Topological Methods in Hydrodynamics
Vladmir Arnold and Boris Khesin.
SpringerVerlag (1998), price $75.00, ISBN: 038794947.

Reviewer: R. Ghrist, University of Illinois UrbanaChampaign, USA. 
Countless students and researchers in dynamical systems have
profited from the clarity and insight imparted from the books of V.
I. Arnold. The text under review, written in collaboration with B.
Khesin, is not a justreleased text (1998); nor has it (apparently)
been read as widely as it deserves to be. This is however a monogram
well worth the investment in time and energy.
The title of this text evokes that of MMCM (Mathematical Methods
in Classical Mechanics). Here, the proposed methods are of a
more topological flavor, and the proposed applications are to fluid
dynamics and magnetohydrodynamics. Just as MMCM was instrumental in
providing a convincing argument that symplectic geometry and
differential forms are the right languages for classical mechanics,
the volume under review gives a broad argument for the injection of
contemporary topological and geometric perspectives in the study of
fluid flows and related systems.
The volume begins with the Lie group/algebra approach to the Euler
equations. The wellknown results of Arnold give a natural algebraic
link between the Euler equations for a rigid body and the Euler
equations for the motion of a fluid. Throughout this section (and
the remainder of the book), the thread of Hamiltonian dynamics runs.
Subsequent chapters change emphases from dynamics to topology to
geometry. These chapters cover, among other things, steady Euler
fluid flows, vortex motion, magnetic fields, vorticity and helicity,
energy relaxation, hydrodynamic stability, and dynamos. The last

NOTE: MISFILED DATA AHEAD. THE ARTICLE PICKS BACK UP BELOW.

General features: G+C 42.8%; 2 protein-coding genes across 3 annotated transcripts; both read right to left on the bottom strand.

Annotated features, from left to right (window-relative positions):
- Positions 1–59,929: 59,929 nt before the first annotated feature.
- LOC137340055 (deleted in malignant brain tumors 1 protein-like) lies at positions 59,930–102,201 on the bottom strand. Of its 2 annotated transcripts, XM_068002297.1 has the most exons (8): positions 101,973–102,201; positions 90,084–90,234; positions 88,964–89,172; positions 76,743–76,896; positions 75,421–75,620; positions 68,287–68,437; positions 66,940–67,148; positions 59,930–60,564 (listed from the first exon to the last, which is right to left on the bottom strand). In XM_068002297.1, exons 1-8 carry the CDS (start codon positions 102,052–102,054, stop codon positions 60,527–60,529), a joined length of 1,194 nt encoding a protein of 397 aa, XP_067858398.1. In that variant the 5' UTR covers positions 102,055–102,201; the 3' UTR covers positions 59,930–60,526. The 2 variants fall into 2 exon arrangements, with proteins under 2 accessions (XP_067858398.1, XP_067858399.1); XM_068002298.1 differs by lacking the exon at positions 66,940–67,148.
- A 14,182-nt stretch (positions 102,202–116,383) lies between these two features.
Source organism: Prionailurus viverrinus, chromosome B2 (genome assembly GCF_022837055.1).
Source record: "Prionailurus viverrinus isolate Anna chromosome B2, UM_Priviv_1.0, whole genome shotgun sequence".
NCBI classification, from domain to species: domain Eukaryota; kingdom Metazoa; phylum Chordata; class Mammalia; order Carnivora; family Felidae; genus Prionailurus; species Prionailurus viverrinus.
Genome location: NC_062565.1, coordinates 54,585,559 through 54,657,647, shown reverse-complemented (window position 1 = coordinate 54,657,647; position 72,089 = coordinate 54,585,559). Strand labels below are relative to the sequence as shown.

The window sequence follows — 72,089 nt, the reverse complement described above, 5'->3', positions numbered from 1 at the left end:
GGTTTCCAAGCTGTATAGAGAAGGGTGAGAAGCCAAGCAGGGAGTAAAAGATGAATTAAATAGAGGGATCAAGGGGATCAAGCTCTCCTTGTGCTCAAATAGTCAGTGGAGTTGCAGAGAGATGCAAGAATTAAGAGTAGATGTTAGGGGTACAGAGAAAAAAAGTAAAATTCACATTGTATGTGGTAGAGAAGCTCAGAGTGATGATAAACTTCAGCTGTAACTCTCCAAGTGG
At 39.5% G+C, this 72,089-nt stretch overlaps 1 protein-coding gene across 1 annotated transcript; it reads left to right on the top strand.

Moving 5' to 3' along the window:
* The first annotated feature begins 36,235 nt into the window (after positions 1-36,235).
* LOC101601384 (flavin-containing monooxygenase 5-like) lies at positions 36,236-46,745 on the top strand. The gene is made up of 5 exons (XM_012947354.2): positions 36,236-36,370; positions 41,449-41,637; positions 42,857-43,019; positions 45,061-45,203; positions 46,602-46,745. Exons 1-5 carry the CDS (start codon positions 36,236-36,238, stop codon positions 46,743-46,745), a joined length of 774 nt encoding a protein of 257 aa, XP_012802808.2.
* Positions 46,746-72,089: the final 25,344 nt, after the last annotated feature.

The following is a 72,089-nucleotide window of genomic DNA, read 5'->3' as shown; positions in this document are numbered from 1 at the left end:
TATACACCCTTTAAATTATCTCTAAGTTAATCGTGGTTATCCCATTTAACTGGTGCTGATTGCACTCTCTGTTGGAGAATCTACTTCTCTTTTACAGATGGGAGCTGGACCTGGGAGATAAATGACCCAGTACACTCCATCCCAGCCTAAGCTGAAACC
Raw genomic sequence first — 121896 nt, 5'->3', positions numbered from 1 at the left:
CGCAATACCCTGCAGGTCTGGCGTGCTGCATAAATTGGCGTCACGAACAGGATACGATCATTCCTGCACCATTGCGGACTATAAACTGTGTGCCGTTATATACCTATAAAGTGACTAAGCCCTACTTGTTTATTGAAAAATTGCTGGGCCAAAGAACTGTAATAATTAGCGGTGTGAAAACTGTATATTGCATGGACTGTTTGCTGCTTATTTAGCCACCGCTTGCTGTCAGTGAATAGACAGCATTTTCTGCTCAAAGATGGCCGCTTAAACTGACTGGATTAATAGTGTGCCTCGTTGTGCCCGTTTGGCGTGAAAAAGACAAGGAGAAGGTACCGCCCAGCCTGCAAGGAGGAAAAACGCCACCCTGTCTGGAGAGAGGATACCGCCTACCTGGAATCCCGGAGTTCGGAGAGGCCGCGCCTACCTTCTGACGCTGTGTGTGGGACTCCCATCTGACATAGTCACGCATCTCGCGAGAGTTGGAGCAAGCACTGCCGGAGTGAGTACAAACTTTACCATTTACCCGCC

chapter may be of particular interest to the reader coming from a
dynamical systems perspective: this chapter covers dynamical systems
which are of a hydrodynamical flavor. Material covered includes the
KdV equation, NLS and the Hasimoto transformation, and more.
This book is not what one would call introductory. The authors
assume a working knowledge of differential forms, Hamiltonian and
symplectic dynamics, Lie groups, and some algebraic topology. The
text is also not one to be read linearly; indeed, the authors make
it clear that the chapters were written to be somewhat independent
and selfcontained. This has the unfortunate consequence that the
reader will attempt to learn mathematical fluid dynamics by reading
from the beginning of the text. This is not recommended. The first
clear treatment of the Euler equations for an inviscid fluid appears
in the more readable Chapter 2, the previous chapter having its
fluid dynamics content buried in and among rarified discussions of
coadjoint orbits, etc.
One of the best potential features of the book is its ability to
inform the reader about contemporary ideas in topology and geometry
within the context of very grounded applications. It provides both
motive and means for learning about topics such as asymptotic
linking, ChernSimons theory, symplectic topology, and the Virasoro
algebra.
Despite the high learning curve for this volume, it is well worth
the investment. Several of the results in the book are previously
unpublished. Furthermore, the text is teeming with interesting open
problems and directions for further research.